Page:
Effects of surviving cancer in childhood on young people’s social interactions: a literature review
Evidence and practice    

Effects of surviving cancer in childhood on young people’s social interactions: a literature review

Daniel Pope Nurse, Oxford University Hospitals NHS Foundation Trust, Oxford Children’s Hospital, Oxford, England
Elizabeth Jestico Senior lecturer, Children’s Nursing, Faculty of Health and Life Sciences, Oxford School of Nursing and Midwifery, Oxford Brookes University, Oxford, England

Why you should read this article:
  • To recognise the psychological issues that children who have survived cancer may experience in later life

  • To understand how experiencing cancer in childhood might affect adolescents’ and young adults’ self-esteem, social development and relationships

  • To learn about a model that was developed to support family-centred care and childhood cancer survivors’ transition from hospital to community care

Survival rates for children with cancer continue to improve, so it is important to investigate the long-term effects of the disease that survivors may experience. The social interactions of children with cancer are often limited during a critical period of their social development; therefore, it may be beneficial to understand the potential consequences that this could subsequently have during their adolescence.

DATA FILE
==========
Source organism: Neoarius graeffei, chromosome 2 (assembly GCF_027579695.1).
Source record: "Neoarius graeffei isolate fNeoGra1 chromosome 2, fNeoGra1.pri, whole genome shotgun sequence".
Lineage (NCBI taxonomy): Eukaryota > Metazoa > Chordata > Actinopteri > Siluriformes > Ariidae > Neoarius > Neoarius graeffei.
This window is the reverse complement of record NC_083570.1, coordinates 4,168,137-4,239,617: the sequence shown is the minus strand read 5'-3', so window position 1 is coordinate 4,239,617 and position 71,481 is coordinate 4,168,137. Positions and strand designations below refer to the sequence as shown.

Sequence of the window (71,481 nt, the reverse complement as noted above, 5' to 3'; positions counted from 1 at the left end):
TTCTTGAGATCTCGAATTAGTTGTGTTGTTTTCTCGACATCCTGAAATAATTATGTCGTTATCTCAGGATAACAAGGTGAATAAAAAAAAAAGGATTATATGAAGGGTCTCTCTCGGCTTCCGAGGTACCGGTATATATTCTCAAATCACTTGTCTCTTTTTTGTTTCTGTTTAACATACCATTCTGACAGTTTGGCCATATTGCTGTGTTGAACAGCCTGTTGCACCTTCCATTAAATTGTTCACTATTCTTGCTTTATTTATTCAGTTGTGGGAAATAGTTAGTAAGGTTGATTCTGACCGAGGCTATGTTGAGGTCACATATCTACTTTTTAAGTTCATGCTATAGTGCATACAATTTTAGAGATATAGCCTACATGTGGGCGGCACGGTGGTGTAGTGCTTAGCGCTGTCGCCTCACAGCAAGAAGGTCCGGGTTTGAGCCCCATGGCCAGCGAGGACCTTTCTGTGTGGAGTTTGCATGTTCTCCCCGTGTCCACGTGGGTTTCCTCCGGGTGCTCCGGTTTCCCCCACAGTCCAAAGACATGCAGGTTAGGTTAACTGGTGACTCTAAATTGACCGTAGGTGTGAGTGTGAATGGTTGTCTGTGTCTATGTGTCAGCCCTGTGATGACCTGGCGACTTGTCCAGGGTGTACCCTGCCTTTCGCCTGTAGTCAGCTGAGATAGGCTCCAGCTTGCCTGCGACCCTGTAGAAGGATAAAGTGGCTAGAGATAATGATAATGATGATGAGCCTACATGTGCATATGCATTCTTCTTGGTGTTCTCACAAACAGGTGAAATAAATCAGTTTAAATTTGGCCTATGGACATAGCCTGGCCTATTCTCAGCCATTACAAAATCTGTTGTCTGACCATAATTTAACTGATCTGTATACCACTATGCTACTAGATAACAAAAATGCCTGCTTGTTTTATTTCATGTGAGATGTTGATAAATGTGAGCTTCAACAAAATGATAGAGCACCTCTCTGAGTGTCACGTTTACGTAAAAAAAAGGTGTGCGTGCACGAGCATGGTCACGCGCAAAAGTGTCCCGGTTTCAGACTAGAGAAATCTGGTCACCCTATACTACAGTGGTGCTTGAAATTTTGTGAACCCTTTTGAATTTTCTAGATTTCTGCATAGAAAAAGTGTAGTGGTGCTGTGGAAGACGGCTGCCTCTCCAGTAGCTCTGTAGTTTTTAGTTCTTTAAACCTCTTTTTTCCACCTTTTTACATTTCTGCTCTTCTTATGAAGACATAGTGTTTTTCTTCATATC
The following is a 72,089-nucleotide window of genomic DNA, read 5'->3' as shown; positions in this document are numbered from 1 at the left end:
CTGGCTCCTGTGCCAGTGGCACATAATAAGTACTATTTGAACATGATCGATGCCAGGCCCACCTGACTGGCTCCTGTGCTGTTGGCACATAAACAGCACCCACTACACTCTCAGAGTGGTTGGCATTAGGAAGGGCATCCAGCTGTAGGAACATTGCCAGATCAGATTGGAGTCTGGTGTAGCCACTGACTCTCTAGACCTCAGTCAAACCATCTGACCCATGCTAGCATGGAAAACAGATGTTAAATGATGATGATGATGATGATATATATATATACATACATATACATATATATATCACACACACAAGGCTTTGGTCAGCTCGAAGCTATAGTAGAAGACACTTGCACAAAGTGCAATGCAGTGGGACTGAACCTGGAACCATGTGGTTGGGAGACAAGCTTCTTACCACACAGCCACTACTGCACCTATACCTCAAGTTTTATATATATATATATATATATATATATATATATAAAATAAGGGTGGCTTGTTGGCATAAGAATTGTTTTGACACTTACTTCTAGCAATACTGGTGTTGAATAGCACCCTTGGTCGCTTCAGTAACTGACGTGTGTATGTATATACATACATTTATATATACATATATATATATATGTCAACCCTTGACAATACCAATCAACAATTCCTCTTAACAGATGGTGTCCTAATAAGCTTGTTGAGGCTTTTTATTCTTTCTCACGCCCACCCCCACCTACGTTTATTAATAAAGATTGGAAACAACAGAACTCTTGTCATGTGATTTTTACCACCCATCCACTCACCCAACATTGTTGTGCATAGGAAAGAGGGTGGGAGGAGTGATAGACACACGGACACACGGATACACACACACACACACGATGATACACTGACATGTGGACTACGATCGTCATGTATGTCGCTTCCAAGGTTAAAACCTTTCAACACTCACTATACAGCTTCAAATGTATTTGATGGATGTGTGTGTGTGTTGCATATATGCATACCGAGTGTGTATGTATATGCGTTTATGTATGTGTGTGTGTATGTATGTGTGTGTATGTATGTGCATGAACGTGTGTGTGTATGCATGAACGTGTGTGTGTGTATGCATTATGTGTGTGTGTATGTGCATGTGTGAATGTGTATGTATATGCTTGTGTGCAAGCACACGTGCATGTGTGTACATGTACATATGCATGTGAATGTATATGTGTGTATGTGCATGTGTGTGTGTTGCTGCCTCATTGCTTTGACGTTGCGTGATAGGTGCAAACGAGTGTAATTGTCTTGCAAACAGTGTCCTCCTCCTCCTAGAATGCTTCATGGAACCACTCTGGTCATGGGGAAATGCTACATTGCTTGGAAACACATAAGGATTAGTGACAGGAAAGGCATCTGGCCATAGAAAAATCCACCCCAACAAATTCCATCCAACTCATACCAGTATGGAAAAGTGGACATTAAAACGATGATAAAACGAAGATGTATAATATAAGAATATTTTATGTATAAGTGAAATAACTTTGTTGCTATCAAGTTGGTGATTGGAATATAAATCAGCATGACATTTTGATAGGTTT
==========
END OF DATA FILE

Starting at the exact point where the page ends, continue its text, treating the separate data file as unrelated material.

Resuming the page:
This article details an integrative literature review that explored the effects of being a survivor of cancer, diagnosed under the age of 18 years, on the social interactions of adolescents and young adults. Thematic analysis generated two overarching themes: evolving sense of self-esteem and evolving perspectives of relationships. The article discusses these themes and proposes an extended partnership model to support family-centred care, which acknowledges children’s developmental need for social interaction.

Cancer Nursing Practice. doi: 10.7748/cnp.2021.e1777

Peer review

This article has been subject to external double-blind peer review and checked for plagiarism using automated software

Correspondence

Daniel.pope@ouh.nhs.uk

Conflict of interest

None declared

Pope D, Jestico E (2021) Effects of surviving cancer in childhood on young people’s social interactions: a literature review. Cancer Nursing Practice. doi: 10.7748/cnp.2021.e1777

Acknowledgements The authors would like to thank Dr Sarah Bekaert for her feedback and support during the drafting of this article, which is adapted from an undergraduate dissertation written as part of Daniel Pope’s pre-registration nursing degree at Oxford Brookes University

Published online: 26 August 2021

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